Indeed, this seems to be the attitude of Dean Reuther towards Serena who, granted, isn’t the best feminist role model, but perhaps doesn’t deserve to have such comments hurled at her. Vanessa Abrams is probably the most feminist-y of all the characters on Gossip Girl, and I could almost take her seriously, if she wasn’t so damn annoying. Even Blair could be seen as a third-waver; she refuses to be held down by Chuck, rolls with the boys, strives for academic excellence by conniving her way into becoming Miss Chamberlain’s student assistant, and dumped Chuck for using her sexuality as a bargaining chip. Plus, she’s feisty and rocks a headband.

Of course, I’m not sure Gossip Girl consciously chose to comment on the debate, and no doubt this will be the last we hear of it, but it would be interesting to see Serena fight back and declare herself “sick to death of hearing about the glory days of Seventies feminism”, whilst older women, like Dean Reuther, “decalring themselves sick to death of being swept into the dustbin of history.” However, being the dean at an Ivy League university is hardly being “swept into the dustbin”.

On a final note, Faludi spends a lot of time criticising (via her second wave subjects) the technology third wavers use, specifically blogging: “All they want to do is sit at their computers and blog.” Ouch.

I’m sure Gossip Girl would have something to say about that.

Early Bird Hiatus.

So, after a year of pain and with much trepidation, I finally got my wisdom teeth out on Friday.

I needn’t have worried, though; a few hours later I felt right as rain. But that didn’t stop me lying in bed all weekend watching True Blood. (Oh, the symbolism: instead of having teeth penetrate me, I had them ripped from my gums.)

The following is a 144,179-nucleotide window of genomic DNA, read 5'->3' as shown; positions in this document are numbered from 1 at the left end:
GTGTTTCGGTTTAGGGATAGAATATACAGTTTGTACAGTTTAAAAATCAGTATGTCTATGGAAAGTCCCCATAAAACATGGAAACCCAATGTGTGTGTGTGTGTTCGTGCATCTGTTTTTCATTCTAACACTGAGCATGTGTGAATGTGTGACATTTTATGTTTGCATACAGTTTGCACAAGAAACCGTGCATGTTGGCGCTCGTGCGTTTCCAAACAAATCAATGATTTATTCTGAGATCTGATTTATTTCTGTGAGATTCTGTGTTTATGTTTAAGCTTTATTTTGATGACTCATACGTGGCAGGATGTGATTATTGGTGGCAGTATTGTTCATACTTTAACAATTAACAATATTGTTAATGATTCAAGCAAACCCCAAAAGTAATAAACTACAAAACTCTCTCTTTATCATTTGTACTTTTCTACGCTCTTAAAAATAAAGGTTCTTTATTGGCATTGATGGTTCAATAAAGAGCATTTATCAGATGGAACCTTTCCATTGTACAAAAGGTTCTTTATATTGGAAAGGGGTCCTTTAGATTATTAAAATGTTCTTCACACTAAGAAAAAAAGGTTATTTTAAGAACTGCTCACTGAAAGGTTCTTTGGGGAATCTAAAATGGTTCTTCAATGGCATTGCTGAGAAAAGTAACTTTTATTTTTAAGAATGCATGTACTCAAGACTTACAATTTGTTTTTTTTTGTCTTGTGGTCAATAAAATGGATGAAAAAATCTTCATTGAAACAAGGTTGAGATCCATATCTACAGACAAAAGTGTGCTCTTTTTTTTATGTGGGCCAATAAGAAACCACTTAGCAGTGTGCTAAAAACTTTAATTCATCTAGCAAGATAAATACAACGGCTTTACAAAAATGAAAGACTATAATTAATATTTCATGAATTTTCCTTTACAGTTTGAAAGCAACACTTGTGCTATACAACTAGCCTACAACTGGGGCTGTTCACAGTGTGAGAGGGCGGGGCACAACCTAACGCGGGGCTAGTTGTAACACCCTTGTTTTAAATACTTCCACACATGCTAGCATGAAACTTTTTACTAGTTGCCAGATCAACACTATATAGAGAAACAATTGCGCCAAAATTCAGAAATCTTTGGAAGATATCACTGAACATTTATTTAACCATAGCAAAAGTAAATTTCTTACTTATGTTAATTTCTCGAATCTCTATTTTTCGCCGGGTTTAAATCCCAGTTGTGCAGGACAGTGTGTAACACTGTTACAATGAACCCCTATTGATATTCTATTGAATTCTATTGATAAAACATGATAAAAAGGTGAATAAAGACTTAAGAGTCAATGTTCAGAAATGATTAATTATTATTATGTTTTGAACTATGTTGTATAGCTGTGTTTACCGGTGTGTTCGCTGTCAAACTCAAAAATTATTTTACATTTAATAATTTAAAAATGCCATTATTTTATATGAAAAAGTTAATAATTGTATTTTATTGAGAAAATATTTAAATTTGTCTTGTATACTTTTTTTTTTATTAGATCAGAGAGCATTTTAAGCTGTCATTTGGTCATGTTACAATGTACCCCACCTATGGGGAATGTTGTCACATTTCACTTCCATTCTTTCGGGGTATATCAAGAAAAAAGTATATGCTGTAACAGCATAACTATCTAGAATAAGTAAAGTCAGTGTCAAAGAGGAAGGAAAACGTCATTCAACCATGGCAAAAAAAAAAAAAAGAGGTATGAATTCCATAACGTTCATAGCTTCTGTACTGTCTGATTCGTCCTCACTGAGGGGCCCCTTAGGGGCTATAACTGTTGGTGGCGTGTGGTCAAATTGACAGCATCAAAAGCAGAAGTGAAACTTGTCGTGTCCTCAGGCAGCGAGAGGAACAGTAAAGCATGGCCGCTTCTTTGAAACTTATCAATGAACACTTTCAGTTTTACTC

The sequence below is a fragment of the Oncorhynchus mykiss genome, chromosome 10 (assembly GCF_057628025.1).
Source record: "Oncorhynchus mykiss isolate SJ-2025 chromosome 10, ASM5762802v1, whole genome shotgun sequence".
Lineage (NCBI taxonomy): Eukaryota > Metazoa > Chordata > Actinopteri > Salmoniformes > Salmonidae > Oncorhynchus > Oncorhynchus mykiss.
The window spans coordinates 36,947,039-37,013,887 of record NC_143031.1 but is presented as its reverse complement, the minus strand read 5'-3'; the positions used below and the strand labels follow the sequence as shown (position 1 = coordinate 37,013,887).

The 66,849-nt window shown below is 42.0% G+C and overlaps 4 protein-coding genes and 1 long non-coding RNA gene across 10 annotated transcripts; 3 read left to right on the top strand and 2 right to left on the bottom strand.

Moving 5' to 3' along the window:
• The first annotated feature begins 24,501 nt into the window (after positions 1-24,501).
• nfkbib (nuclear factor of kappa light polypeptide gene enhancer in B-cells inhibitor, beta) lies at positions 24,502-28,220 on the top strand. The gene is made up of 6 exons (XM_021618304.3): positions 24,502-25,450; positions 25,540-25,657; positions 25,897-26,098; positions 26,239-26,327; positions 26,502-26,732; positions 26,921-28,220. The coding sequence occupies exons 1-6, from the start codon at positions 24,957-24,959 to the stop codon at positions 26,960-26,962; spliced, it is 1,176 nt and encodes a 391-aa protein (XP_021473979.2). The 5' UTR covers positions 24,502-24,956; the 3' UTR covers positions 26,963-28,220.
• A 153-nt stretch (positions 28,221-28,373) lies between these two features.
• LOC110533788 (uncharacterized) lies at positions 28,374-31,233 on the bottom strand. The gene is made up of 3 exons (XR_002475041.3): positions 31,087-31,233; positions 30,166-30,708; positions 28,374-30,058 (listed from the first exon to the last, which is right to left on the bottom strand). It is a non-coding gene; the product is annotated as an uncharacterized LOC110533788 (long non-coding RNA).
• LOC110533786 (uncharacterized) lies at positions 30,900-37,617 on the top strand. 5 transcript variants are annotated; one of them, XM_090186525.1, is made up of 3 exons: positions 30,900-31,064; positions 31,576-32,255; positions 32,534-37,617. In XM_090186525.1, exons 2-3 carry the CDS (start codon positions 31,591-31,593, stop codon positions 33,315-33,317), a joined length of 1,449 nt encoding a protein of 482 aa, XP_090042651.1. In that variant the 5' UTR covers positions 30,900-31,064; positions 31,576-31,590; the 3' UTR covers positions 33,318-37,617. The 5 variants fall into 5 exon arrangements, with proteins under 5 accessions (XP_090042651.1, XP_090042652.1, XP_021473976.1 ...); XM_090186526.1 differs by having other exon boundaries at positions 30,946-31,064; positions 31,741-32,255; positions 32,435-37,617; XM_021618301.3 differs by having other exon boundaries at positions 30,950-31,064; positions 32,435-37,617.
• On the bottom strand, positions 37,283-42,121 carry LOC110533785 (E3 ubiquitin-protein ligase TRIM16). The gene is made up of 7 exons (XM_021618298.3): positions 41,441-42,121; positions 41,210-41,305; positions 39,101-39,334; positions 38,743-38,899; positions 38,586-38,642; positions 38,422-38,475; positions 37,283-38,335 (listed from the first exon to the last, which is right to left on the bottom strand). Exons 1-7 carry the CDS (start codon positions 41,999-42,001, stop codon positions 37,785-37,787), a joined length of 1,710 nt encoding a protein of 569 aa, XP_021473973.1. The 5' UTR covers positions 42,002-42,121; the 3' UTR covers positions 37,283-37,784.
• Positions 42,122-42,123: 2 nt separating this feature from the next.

And whilst I went for a jog this morning and will spend the rest of the day grocery shopping, lunching with friends and working on some upcoming posts, I’m going to milk this thing for all it’s worth and get one more day out of it.

Until tomorrow, Early Birds…

On the (Rest of the) Net.

“A Guide to Eating Food Off the Floor.”

Feminist Themes’ regular “Wait… What?” column features The View co-host, Elisabeth Hasselbeck, and her take on the pro-choice versus pro-life debate.

In The Atlantic’s thought provoking piece on “The End of White America?”, Hua Hsu “discuss[es] Obama, football, hip-hop, and the elusive notion of a ‘post-racial’ society.”

Pandagon responds to Susan Faludi’s piece on third-wave feminism (which I haven’t read yet, but expect it to be included in an upcoming On the [Rest of the] Net), in which “she puts out evidence that younger feminists are sometimes unfair and ungrateful to older feminists, and that older feminists are sometimes so afraid of younger women that they go out of their way to exclude them… complaining that younger women don’t care.” Furthermore:

“… she reinforces a jumble of often conflicting stereotypes on younger feminists to discredit us: that we’re obsessed with navel-gazing over activism, that our obsession with technology comes at the expense of actual work, that we don’t know our history and don’t care about systemic issues, that we’re materialist[ic] and unwilling to challenge sexual exploitation for fear of pissing off men, that we’re so busy cultivating our graduate degrees writing about Lady Gaga… that we can’t be bothered to worry about real world issues.”